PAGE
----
The Best Films I Watched Last Year

I know it's a bit late now, but I thought I'd share a list of some favourite films that I watched in that long lost time we call 2016. Quite a few of these films are from the 2013 - 2015 period, because that's just the staggered rate at which I tend to see a lot of films, but there's also some earlier gems. Let's take a look at them.

Rogue One (2016)

This was the last film I saw, just a couple of days before the end of the year, and it was one of the most satisfying films I saw all year. Almost every component of this one just really hit the spot for me - a great story, a perfect sarcastic robot, Mads Mikkelsen being incredible as always, and an ending that felt gratifying and appropriately bittersweet.

Spy (2015) 

In Spy, there's a running joke about the possible romance between Miranda Hart and 50 Cent, and it's amazing. That's all I'm going to say about this one.

Dog Day Afternoon (1975)

This is such a unique, surreal, and darkly funny story. Al Pacino is a bank robber who ends up on live TV news coverage. The bank ladies are probably my favourite element of the film (they are gleeful hostages). It's just... good.

Saving Private Ryan (1998)

I'm not sure how I managed to go so long without seeing this film, but I watched it in 2016 and it is a stunning piece of film-making. The humanity of each character is so expertly shown through various directorial choices, and the whole film is so touching.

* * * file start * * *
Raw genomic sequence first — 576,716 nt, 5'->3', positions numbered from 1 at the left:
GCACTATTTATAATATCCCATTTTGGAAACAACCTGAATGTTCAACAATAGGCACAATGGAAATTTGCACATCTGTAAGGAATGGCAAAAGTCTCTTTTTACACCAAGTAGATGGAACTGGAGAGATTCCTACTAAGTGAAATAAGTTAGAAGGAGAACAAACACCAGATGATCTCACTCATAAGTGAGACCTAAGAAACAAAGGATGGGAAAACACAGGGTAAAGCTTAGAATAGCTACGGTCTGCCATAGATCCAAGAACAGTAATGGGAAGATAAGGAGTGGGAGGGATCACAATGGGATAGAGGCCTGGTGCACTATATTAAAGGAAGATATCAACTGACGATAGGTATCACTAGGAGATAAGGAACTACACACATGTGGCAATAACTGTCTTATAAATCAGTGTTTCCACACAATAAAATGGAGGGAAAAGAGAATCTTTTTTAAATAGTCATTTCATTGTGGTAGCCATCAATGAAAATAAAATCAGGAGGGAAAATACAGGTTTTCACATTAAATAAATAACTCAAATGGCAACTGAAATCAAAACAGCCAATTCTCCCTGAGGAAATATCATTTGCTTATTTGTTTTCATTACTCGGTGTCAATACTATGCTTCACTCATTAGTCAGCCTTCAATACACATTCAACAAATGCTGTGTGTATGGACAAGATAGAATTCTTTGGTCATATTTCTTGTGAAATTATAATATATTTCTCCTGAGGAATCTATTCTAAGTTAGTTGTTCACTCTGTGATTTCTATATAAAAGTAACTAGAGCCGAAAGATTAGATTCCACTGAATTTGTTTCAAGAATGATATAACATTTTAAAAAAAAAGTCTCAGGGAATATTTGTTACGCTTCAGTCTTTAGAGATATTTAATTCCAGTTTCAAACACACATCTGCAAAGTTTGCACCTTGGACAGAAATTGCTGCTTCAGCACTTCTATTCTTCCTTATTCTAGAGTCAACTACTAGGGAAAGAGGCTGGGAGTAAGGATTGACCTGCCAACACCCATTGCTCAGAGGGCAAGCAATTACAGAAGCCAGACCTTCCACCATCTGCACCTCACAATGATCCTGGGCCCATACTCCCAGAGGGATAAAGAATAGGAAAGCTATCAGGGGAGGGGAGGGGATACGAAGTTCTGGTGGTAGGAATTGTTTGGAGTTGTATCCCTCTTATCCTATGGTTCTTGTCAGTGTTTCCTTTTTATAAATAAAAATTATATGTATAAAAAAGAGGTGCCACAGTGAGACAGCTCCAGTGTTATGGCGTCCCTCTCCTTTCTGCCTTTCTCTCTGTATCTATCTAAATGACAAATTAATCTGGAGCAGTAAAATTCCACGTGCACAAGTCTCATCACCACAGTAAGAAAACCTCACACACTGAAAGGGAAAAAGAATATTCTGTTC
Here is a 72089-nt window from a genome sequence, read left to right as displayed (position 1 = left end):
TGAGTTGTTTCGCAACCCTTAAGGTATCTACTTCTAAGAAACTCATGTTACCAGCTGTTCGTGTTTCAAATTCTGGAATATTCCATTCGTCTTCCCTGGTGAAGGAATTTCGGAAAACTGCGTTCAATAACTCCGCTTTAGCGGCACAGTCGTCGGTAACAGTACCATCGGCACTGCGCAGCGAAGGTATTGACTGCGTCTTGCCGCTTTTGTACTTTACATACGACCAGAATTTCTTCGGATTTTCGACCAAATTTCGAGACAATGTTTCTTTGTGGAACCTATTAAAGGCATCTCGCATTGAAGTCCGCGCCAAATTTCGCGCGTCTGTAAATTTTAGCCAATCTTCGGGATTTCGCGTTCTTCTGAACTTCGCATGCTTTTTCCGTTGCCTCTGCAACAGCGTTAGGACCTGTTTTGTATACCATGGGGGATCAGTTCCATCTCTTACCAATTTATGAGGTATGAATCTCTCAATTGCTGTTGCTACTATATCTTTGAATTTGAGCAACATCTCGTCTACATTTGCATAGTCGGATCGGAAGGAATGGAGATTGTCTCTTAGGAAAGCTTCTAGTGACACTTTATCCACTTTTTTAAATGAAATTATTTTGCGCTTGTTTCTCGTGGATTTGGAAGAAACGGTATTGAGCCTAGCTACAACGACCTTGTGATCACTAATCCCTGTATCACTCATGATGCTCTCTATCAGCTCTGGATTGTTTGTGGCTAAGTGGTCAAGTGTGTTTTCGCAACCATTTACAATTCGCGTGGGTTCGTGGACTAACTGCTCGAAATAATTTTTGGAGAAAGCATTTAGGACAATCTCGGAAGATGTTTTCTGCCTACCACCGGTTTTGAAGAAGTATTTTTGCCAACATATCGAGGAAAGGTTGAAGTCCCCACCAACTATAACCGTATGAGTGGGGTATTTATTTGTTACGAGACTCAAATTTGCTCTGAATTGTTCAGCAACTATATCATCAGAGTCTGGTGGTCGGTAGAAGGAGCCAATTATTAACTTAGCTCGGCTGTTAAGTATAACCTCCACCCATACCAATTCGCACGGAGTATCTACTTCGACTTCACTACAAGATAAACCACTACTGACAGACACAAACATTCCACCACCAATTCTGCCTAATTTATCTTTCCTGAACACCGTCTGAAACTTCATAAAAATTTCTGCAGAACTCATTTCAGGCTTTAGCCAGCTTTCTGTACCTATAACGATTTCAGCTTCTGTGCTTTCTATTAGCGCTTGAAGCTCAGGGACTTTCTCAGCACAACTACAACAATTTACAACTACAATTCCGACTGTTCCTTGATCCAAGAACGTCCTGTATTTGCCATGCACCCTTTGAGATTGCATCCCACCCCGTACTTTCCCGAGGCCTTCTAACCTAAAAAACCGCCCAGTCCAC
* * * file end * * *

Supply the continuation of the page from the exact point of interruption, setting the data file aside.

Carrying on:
Mad Max: Fury Road (2015)

This is another film which has lots of shots and sound design and use of visuals that you can pick out and marvel over. The post-apocalyptic world feels very real and dense thanks to lots of tiny, well thought out design elements that build a strong sense of culture within the film's universe. It's a film that touches on a lot of interesting concepts concerning society, community, and liberation.

Obvious Child (2014)

This is a heart-warming story about one woman's abortion. I watched a few films that dealt with this topic last year (including one that featured Cher as a doctor - If These Walls Could Talk), but this one deals with it in a really interesting way. Comedy is central (the protagonist is a comedian), but the film knows exactly when to be serious, and to express vulnerability and fragility. It's a very hopeful story, and I really enjoyed its approach to its themes.

Badlands (1973)

Sissy Spacek is the perfect shell-shocked and suggestible teenager in this brilliant film about a Bonny and Clyde-esque escapade which feels very sleepy and wide and sunkissed.

Dead Leaves (2004)

Lastly, Dead Leaves. How do I explain Dead Leaves? It is a wonderfully fast-paced, angular animated film about two characters who attempt to break out of prison. It's crass in a clever way and the whole thing feels like a long dream in the way that things loop and erupt continuously. It's very weird, kinda short, and a bit magical.

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